1880s Schoolhouse

Billed as Arizona’s first state park on the park’s website, the Tubac Presidio Historic State Park was dedicated and opened on September 28, 1958. Since the “great recession” of 2007 to 2009, the Friends of the Tubac Presidio and Museum has operated the park and visitor center with volunteers.

Schoolhouse along the walking path

A walking path took us through cactus, fruit trees, vegetables, and one of the oldest schools in Arizona. Inside the school are period classroom desks and educational displays.

The rocks outline the west wall of the presidio. Redish colored structure in the background is the archaeological excavation site.

Don’t miss the archaeology excavation exhibit where the layers of time are shown along with a small display of artifacts found during the excavation.

Below ground in the archaeological excavation site

Unfortunately, none of the original building remains above ground, however, there are a few other adobe ruins, which date after presidio’s establishment.

Adobe ruins at Tubac
This adobe building is protected by stucco

We missed out on seeing the museum because it was closed due to repairs, so maybe we’ll make it back to the presidio in the future.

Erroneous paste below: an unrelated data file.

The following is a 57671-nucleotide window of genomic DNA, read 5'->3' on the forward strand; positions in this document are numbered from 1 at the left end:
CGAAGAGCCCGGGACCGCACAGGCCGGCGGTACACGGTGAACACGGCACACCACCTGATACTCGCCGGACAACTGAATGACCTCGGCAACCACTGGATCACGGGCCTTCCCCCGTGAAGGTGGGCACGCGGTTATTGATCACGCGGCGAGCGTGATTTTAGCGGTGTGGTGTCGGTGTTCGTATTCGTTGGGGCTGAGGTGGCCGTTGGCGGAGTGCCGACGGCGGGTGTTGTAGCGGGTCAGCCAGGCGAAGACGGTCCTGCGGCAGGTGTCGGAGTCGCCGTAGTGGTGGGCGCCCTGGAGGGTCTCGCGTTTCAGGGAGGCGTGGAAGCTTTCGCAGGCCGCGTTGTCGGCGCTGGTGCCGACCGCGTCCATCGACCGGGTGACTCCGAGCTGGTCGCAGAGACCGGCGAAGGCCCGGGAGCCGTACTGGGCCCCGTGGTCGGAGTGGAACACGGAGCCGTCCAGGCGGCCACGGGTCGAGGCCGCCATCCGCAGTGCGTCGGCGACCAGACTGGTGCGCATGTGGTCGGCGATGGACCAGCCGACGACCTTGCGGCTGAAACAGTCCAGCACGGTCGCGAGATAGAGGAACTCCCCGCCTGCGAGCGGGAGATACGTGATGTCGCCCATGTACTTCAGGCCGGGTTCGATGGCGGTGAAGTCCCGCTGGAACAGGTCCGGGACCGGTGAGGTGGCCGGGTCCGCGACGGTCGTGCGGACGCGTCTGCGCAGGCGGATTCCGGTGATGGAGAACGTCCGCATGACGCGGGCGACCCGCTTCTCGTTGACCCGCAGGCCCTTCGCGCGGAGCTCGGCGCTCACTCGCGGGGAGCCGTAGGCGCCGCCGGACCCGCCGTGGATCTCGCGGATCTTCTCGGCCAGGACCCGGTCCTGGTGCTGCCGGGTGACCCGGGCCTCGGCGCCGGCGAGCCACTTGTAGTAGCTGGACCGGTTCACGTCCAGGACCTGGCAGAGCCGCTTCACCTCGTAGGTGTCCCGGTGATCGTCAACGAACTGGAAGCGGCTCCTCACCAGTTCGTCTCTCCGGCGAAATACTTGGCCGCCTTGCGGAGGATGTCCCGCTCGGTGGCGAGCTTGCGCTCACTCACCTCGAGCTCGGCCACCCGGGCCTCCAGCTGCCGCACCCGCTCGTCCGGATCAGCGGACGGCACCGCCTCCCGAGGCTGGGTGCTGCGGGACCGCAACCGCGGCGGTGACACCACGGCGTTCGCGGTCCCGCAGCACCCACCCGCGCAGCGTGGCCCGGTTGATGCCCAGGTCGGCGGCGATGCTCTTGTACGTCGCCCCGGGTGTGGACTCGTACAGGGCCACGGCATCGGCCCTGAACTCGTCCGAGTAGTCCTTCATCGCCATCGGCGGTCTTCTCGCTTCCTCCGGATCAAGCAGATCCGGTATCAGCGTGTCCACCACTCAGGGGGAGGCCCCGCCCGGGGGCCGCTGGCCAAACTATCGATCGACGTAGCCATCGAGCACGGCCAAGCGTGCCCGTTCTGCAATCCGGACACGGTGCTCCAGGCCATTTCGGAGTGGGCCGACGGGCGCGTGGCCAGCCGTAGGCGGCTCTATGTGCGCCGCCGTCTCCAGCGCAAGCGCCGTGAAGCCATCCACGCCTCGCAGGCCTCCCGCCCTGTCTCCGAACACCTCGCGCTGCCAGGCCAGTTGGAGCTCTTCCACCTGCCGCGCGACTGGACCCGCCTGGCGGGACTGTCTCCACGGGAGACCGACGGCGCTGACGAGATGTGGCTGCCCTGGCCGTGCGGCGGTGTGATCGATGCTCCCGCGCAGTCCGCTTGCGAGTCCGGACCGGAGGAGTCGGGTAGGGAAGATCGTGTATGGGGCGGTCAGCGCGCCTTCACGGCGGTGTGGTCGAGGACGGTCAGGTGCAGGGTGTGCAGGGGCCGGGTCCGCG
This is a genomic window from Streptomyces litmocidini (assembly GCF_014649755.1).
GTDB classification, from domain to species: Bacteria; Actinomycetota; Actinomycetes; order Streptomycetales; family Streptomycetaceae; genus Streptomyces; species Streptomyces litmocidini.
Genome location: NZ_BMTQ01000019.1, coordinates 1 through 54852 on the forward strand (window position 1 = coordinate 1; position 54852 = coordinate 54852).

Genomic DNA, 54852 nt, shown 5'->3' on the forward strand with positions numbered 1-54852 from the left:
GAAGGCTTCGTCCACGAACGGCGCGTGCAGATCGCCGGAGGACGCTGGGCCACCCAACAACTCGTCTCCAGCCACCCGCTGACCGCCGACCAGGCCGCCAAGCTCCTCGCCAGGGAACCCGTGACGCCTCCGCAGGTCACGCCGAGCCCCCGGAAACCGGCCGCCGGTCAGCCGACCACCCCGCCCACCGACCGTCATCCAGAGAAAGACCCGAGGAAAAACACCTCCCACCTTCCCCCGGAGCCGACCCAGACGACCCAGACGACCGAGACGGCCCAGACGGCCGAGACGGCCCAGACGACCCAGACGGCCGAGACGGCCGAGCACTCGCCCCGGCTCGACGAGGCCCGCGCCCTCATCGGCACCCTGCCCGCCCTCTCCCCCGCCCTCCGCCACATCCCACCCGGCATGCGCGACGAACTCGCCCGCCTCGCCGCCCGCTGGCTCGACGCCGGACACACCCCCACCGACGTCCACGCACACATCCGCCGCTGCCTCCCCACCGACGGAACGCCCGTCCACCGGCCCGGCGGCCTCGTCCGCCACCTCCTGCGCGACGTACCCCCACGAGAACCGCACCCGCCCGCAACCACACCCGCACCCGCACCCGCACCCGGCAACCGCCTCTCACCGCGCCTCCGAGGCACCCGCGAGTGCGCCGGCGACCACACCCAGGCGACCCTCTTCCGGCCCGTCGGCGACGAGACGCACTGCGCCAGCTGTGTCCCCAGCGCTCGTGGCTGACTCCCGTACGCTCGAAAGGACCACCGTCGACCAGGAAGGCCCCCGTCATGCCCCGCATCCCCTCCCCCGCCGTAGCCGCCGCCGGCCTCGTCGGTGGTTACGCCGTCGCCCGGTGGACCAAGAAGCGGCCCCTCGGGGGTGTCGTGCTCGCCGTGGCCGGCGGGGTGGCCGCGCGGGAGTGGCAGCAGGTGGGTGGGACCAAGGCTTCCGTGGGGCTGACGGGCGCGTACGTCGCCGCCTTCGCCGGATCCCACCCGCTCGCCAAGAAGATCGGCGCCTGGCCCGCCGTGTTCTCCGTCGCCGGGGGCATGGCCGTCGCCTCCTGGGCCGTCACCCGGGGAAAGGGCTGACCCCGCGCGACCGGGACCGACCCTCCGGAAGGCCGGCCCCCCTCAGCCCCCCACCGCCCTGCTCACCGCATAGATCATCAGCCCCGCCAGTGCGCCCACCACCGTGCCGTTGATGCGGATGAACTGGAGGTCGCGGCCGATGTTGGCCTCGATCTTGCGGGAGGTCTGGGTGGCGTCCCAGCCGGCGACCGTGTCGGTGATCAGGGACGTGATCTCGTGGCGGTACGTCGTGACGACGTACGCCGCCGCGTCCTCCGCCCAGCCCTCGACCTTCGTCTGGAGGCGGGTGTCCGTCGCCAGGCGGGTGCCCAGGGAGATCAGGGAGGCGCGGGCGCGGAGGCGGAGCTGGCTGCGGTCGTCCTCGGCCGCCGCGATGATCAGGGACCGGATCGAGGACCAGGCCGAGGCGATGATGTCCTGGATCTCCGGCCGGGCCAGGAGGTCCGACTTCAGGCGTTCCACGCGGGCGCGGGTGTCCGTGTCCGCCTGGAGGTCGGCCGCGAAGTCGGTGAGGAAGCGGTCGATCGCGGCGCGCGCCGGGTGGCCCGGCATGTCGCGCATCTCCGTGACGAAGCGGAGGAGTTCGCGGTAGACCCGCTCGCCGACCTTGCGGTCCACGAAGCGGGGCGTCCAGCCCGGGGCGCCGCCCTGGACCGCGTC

This arrastra replica shows how silver and gold ore were ground and pulverized.

The state park is not the only attraction in Tubac. There are plenty of galleries, arts and crafts, and gift shops to browse through along with restaurants for food and beverages. We stopped in at Soto’s Outpost to curb our craving for Mexican food and were not disappointed.

Soto’s Outpost

Arizona-Sonora Desert Museum

Museum is somewhat of a misnomer since 85% of the displays are outdoors and cover ninety-eight acres. With a botanical garden, zoo exhibits, art gallery and institute, natural history museum, and aquarium, visitors will find plenty to pique their interest.

How do birds prevent hurting themselves on the cactus spines?

William H. Carr, with support from his friend and the museum’s initial benefactor, Arthur Pack, founded the museum in 1952. Docents contribute more than 75,000 hours annually to the museum.

Does anyone know the name of this specimen?

Two miles of walking paths provide opportunities to view the types of animals and plants that inhabit the Sonoran Desert, a mineral collection, conservation and research programs, and an art institute. As if that amount of diversity is not enough to track, the ASDM Press has also produced over 40 books and guides on the natural and cultural history of the Sonoran desert region.

Both paved and gravel pathways wind their way through the museum